‘Mr. Kaplan’: Life Is Its Own Reward

‘Mr. Kaplan’: Life Is Its Own Reward

The Holocaust inevitably hangs over any Jewish film festival, and “Mr. Kaplan” has the honor of being the first movie with a Holocaust connection at the 2015 festival.

“Mr. Kaplan” is not a documentary, and it’s not set in the Holocaust. Instead, it mixes gentle humor and a sweet, unlikely friendship to tell a story of survivors nearing the end of life and how they find meaning in being able to live their full four score years after the Nazis killed so many others.

The title character, having settled in Uruguay after escaping his native Poland as a boy, is 76 when the movie takes place in 1997. He’s not healthy, and he’s not safe to drive, which is why he finds himself spending every day with much-younger ex-cop Contreras in a “Driving Miss Daisy” scenario, minus the racial issues.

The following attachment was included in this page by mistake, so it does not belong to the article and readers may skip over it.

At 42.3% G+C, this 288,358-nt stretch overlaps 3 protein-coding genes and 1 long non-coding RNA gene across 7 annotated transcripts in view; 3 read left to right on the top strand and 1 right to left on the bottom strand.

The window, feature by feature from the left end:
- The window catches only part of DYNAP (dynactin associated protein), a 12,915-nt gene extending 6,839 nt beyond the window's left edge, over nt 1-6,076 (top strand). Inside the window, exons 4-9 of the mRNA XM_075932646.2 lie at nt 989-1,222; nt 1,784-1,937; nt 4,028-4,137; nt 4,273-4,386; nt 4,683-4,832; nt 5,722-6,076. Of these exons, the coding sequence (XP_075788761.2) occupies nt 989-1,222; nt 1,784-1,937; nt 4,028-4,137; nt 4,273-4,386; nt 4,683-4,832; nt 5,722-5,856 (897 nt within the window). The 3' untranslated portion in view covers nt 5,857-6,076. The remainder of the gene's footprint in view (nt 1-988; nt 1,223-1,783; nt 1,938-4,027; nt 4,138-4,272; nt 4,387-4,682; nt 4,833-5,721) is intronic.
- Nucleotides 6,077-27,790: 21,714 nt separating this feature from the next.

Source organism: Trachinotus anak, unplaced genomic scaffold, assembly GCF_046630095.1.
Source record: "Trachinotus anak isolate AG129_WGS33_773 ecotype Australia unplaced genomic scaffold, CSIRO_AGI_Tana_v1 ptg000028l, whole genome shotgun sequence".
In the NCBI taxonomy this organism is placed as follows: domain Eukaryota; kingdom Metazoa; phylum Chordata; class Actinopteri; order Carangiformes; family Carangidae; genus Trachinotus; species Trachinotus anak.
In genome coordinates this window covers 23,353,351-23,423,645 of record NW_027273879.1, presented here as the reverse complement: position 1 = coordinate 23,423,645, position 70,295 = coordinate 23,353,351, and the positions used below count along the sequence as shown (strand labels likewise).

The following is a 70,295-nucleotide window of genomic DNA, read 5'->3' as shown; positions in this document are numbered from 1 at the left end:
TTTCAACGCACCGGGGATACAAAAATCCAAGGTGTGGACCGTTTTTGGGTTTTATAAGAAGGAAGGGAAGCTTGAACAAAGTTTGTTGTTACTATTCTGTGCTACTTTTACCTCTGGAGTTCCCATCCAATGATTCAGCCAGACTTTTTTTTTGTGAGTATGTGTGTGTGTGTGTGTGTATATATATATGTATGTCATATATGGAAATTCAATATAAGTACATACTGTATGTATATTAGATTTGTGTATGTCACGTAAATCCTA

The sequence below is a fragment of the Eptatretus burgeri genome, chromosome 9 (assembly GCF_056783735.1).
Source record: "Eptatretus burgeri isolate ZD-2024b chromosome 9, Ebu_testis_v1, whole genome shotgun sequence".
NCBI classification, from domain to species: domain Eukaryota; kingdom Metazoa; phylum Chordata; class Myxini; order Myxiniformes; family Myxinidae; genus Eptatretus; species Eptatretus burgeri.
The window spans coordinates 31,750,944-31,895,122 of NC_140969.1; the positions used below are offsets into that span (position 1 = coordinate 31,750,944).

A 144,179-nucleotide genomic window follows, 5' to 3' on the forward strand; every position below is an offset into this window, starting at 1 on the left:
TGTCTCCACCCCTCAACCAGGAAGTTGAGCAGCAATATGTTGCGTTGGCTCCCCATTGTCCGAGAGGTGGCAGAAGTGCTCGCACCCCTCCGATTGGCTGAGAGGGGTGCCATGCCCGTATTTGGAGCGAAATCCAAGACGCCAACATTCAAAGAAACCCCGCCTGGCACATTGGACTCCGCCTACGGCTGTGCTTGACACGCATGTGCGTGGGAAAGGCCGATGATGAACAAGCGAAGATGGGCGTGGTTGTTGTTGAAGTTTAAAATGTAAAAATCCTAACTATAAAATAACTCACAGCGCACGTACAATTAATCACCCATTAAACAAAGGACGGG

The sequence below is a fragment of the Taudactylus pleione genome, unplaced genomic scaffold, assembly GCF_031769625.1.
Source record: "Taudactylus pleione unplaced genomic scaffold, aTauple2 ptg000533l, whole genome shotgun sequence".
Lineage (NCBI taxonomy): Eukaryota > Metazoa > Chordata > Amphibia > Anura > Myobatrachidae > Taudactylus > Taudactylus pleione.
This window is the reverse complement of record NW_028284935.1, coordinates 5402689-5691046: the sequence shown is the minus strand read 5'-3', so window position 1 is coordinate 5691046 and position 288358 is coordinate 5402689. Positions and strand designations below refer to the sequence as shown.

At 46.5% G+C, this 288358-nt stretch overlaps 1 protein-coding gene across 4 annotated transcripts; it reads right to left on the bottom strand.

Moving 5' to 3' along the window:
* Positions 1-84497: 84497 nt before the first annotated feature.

But instead of Miss Daisy and Hoke, Kaplan and Contreras turn out to be Don Quixote and Sancho Panza as they plot to expose the aging owner of a beach bar as an escaped Nazi. They make an entertaining pair, and their friendship, leavened by Kaplan’s relationship with granddaughter Lottie, gives “Mr. Kaplan” enough heart to carry its message about the most important things in life.

(Screenings Jan. 29, Feb. 7 and Feb. 9 are sold out, but tickets remain for Feb. 4 at GTC Merchants Walk and Feb. 10 at UA Tara; ajff.org.)

Michael Jacobs

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